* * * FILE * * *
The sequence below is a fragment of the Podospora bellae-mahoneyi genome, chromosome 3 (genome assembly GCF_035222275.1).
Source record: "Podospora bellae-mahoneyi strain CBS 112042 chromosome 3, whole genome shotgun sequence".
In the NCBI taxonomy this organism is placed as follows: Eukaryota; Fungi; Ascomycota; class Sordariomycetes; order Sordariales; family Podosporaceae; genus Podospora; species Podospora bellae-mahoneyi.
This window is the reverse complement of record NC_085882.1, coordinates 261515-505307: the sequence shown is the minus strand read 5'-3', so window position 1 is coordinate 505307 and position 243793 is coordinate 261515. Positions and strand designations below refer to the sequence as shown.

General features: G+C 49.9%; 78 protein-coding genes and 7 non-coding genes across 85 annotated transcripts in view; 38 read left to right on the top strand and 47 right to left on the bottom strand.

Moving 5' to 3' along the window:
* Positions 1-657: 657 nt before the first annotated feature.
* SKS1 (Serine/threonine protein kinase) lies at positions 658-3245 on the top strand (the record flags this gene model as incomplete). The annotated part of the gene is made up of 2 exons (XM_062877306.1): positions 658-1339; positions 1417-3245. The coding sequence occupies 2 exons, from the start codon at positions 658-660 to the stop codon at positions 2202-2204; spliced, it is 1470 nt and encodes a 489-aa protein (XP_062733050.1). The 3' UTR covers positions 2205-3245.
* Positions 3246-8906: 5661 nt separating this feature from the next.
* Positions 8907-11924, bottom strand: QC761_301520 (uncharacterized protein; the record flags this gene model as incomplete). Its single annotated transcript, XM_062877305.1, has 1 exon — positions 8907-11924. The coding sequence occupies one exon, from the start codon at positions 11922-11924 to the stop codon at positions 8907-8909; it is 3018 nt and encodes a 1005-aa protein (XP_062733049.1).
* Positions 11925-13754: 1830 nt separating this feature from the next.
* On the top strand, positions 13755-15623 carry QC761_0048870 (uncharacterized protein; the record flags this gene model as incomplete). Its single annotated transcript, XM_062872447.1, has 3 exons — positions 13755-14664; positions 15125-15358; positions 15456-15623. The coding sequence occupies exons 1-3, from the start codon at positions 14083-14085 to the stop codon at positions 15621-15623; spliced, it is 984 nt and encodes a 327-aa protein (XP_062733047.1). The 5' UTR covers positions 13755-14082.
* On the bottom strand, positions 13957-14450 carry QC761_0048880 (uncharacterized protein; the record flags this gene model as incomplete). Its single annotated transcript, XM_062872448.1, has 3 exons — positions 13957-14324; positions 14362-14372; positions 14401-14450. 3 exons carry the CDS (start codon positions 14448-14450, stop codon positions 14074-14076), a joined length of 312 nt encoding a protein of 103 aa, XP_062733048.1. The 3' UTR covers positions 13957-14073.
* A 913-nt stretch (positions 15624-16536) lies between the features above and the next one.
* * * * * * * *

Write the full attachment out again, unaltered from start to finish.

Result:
The sequence below is a fragment of the Podospora bellae-mahoneyi genome, chromosome 3 (genome assembly GCF_035222275.1).
Source record: "Podospora bellae-mahoneyi strain CBS 112042 chromosome 3, whole genome shotgun sequence".
In the NCBI taxonomy this organism is placed as follows: Eukaryota; Fungi; Ascomycota; class Sordariomycetes; order Sordariales; family Podosporaceae; genus Podospora; species Podospora bellae-mahoneyi.
This window is the reverse complement of record NC_085882.1, coordinates 261515-505307: the sequence shown is the minus strand read 5'-3', so window position 1 is coordinate 505307 and position 243793 is coordinate 261515. Positions and strand designations below refer to the sequence as shown.

General features: G+C 49.9%; 78 protein-coding genes and 7 non-coding genes across 85 annotated transcripts in view; 38 read left to right on the top strand and 47 right to left on the bottom strand.

Moving 5' to 3' along the window:
* Positions 1-657: 657 nt before the first annotated feature.
* SKS1 (Serine/threonine protein kinase) lies at positions 658-3245 on the top strand (the record flags this gene model as incomplete). The annotated part of the gene is made up of 2 exons (XM_062877306.1): positions 658-1339; positions 1417-3245. The coding sequence occupies 2 exons, from the start codon at positions 658-660 to the stop codon at positions 2202-2204; spliced, it is 1470 nt and encodes a 489-aa protein (XP_062733050.1). The 3' UTR covers positions 2205-3245.
* Positions 3246-8906: 5661 nt separating this feature from the next.
* Positions 8907-11924, bottom strand: QC761_301520 (uncharacterized protein; the record flags this gene model as incomplete). Its single annotated transcript, XM_062877305.1, has 1 exon — positions 8907-11924. The coding sequence occupies one exon, from the start codon at positions 11922-11924 to the stop codon at positions 8907-8909; it is 3018 nt and encodes a 1005-aa protein (XP_062733049.1).
* Positions 11925-13754: 1830 nt separating this feature from the next.
* On the top strand, positions 13755-15623 carry QC761_0048870 (uncharacterized protein; the record flags this gene model as incomplete). Its single annotated transcript, XM_062872447.1, has 3 exons — positions 13755-14664; positions 15125-15358; positions 15456-15623. The coding sequence occupies exons 1-3, from the start codon at positions 14083-14085 to the stop codon at positions 15621-15623; spliced, it is 984 nt and encodes a 327-aa protein (XP_062733047.1). The 5' UTR covers positions 13755-14082.
* On the bottom strand, positions 13957-14450 carry QC761_0048880 (uncharacterized protein; the record flags this gene model as incomplete). Its single annotated transcript, XM_062872448.1, has 3 exons — positions 13957-14324; positions 14362-14372; positions 14401-14450. 3 exons carry the CDS (start codon positions 14448-14450, stop codon positions 14074-14076), a joined length of 312 nt encoding a protein of 103 aa, XP_062733048.1. The 3' UTR covers positions 13957-14073.
* A 913-nt stretch (positions 15624-16536) lies between the features above and the next one.